How do health care organizations take on best practices? A scoping literature review

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Abstract

Aims:

The aims of this scoping literature review are to examine and summarize the organizational-level factors, context, and processes that influence the use of evidence-based practice in healthcare organizations.

Methods:

A scoping literature review was done to answer the question: What is known from the existing empirical literature about factors, context, and processes that influence the uptake, implementation, and sustainability of evidence-based practice in healthcare organizations? This review used the Arksey and O’Malley framework to describe findings and to identify gaps in the existing research literature. Inclusion and exclusion criteria were developed to screen studies. Relevant studies published between January 1991 and March 2014 were identified using four electronic databases. Study abstracts were screened for eligibility by two reviewers. Following this screening process, full-text articles were reviewed to determine the eligibility of the studies by the primary author. Eligible studies were then analyzed by coding findings with descriptive labels to distinguish elements that appeared relevant to this literature review. Coding was used to form categories, and these categories led to the development of themes.

Results:

Thirty studies met the eligibility criteria for this literature review. The themes identified were: the process organizations use to select evidence-based practices for adoption, use of a needs assessment, linkage to the organization's strategic direction, organizational culture, the organization's internal social networks, resources (including education and training, presence of information technology, financial resources, resources for patient care, and staff qualifications), leadership, the presence of champions, standardization of processes, role clarity of staff, and the presence of social capital.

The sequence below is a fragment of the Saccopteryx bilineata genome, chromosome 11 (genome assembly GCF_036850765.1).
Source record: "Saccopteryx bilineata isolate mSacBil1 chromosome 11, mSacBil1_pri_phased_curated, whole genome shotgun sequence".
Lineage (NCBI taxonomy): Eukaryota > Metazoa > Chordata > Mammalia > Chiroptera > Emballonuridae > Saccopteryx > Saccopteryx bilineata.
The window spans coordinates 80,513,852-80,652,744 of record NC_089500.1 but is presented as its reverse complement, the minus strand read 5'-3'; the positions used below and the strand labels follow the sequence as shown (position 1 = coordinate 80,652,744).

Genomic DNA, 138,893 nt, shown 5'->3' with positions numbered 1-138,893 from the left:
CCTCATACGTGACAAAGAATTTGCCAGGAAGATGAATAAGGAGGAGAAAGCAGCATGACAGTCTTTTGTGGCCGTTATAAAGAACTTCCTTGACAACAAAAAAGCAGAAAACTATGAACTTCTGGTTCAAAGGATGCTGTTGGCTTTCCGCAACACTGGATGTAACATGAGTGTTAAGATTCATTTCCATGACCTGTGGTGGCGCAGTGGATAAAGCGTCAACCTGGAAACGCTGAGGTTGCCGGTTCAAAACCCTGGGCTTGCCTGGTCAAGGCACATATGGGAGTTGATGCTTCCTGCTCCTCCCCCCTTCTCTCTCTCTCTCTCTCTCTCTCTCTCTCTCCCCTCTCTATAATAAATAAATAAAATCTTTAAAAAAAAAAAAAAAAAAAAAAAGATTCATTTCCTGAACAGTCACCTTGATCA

Conclusion:

Several gaps were identified by this review. There is a lack of research on how evidence-based practices may be sustained by organizations. Most of the research done to date has been cross-sectional. Longitudinal research would give insight into the relationship between organizational characteristics and the uptake, implementation, and sustainability of evidence-based practice. In addition, although it is clear that financial resources are required to implement evidence-based practice, existing studies contain a lack of detail about the cost of adopting and using new practices. This scoping review contains a number of implications for healthcare administrators, managers, and providers to consider when adopting and implementing evidence-based practices in healthcare organizations.

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